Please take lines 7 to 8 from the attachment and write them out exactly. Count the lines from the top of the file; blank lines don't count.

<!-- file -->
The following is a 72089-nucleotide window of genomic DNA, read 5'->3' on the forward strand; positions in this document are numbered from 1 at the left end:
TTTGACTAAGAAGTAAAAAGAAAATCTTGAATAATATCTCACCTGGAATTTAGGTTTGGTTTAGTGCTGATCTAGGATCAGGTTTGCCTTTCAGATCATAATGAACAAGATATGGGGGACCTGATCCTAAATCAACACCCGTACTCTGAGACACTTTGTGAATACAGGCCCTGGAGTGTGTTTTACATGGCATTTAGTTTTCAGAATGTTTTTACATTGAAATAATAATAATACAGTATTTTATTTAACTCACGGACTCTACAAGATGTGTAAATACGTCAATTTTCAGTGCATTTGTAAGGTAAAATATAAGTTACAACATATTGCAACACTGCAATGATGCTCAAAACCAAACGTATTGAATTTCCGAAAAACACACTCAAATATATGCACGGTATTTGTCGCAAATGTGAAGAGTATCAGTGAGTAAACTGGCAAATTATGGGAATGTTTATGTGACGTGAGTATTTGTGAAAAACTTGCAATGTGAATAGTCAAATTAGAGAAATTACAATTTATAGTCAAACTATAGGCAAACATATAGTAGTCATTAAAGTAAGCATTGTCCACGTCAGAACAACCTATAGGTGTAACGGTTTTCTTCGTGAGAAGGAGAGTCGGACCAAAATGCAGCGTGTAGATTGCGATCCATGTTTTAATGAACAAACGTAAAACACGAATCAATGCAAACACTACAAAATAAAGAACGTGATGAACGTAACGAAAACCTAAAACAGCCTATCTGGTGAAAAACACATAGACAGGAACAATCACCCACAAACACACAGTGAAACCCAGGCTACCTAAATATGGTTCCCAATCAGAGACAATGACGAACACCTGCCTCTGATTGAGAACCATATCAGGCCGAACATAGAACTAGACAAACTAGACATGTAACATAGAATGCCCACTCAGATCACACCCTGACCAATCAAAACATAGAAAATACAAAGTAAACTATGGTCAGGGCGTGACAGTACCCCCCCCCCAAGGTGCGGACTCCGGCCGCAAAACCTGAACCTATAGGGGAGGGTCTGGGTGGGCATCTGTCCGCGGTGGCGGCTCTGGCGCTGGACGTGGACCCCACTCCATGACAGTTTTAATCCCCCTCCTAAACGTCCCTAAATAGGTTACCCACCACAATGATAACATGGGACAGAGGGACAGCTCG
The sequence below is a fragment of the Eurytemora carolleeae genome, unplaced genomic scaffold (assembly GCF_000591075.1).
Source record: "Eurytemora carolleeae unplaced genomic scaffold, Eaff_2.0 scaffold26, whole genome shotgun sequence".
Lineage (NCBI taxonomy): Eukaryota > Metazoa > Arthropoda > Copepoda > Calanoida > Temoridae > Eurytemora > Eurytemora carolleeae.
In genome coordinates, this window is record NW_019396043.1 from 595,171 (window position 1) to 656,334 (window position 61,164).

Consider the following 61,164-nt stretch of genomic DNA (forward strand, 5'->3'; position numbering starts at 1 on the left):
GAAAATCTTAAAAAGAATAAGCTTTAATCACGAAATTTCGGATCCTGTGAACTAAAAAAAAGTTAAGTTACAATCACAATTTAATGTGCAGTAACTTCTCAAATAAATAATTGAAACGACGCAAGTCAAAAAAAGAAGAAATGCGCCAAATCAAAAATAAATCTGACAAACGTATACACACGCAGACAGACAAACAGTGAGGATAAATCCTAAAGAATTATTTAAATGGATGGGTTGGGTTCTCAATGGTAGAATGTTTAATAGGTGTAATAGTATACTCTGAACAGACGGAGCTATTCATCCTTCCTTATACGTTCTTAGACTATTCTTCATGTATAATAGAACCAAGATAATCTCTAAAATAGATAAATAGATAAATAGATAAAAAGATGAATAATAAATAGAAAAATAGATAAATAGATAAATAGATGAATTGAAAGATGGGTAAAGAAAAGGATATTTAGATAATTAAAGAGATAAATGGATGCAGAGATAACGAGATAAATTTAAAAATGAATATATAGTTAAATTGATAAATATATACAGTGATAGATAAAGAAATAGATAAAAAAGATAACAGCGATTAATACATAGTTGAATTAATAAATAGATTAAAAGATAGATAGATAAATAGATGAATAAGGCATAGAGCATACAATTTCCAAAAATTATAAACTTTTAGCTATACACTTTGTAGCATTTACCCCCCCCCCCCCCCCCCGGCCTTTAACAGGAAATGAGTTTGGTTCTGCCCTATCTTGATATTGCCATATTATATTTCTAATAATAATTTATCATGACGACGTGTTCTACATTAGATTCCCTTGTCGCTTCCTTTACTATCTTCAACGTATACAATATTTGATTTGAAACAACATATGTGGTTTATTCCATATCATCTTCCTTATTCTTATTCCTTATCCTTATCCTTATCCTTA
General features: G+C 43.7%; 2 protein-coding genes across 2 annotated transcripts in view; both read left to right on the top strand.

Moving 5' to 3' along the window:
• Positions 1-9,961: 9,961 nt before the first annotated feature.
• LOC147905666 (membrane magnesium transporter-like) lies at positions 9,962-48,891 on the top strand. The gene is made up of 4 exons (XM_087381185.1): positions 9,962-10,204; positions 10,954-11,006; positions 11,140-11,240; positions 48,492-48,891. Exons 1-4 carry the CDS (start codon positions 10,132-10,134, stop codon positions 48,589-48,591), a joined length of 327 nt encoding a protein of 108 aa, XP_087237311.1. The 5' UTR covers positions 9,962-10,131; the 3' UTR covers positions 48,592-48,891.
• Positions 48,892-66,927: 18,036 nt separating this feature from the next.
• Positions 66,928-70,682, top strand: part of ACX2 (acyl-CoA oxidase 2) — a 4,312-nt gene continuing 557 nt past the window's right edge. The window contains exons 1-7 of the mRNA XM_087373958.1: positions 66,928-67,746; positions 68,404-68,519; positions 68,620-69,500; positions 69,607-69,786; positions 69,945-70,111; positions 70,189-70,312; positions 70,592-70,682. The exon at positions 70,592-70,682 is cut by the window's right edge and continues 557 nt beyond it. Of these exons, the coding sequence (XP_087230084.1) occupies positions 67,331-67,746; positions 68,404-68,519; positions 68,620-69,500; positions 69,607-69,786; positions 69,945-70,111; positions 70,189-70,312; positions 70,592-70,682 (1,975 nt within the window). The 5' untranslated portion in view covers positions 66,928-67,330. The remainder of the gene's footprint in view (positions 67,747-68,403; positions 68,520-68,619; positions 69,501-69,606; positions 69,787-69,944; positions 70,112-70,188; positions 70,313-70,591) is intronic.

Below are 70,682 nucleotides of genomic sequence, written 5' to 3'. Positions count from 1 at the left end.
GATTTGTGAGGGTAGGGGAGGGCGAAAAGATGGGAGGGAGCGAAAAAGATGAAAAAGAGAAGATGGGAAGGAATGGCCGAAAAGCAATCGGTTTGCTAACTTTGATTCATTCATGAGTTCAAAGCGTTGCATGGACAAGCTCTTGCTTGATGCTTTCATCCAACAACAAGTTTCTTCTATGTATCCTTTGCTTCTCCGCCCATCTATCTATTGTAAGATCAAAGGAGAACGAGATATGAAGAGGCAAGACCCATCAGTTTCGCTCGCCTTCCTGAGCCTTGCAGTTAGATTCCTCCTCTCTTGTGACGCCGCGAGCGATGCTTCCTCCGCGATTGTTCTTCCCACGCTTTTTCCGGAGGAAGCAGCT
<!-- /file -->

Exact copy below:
Consider the following 61,164-nt stretch of genomic DNA (forward strand, 5'->3'; position numbering starts at 1 on the left):
GAAAATCTTAAAAAGAATAAGCTTTAATCACGAAATTTCGGATCCTGTGAACTAAAAAAAAGTTAAGTTACAATCACAATTTAATGTGCAGTAACTTCTCAAATAAATAATTGAAACGACGCAAGTCAAAAAAAGAAGAAATGCGCCAAATCAAAAATAAATCTGACAAACGTATACACACGCAGACAGACAAACAGTGAGGATAAATCCTAAAGAATTATTTAAATGGATGGGTTGGGTTCTCAATGGTAGAATGTTTAATAGGTGTAATAGTATACTCTGAACAGACGGAGCTATTCATCCTTCCTTATACGTTCTTAGACTATTCTTCATGTATAATAGAACCAAGATAATCTCTAAAATAGATAAATAGATAAATAGATAAAAAGATGAATAATAAATAGAAAAATAGATAAATAGATAAATAGATGAATTGAAAGATGGGTAAAGAAAAGGATATTTAGATAATTAAAGAGATAAATGGATGCAGAGATAACGAGATAAATTTAAAAATGAATATATAGTTAAATTGATAAATATATACAGTGATAGATAAAGAAATAGATAAAAAAGATAACAGCGATTAATACATAGTTGAATTAATAAATAGATTAAAAGATAGATAGATAAATAGATGAATAAGGCATAGAGCATACAATTTCCAAAAATTATAAACTTTTAGCTATACACTTTGTAGCATTTACCCCCCCCCCCCCCCCCCGGCCTTTAACAGGAAATGAGTTTGGTTCTGCCCTATCTTGATATTGCCATATTATATTTCTAATAATAATTTATCATGACGACGTGTTCTACATTAGATTCCCTTGTCGCTTCCTTTACTATCTTCAACGTATACAATATTTGATTTGAAACAACATATGTGGTTTATTCCATATCATCTTCCTTATTCTTATTCCTTATCCTTATCCTTATCCTTA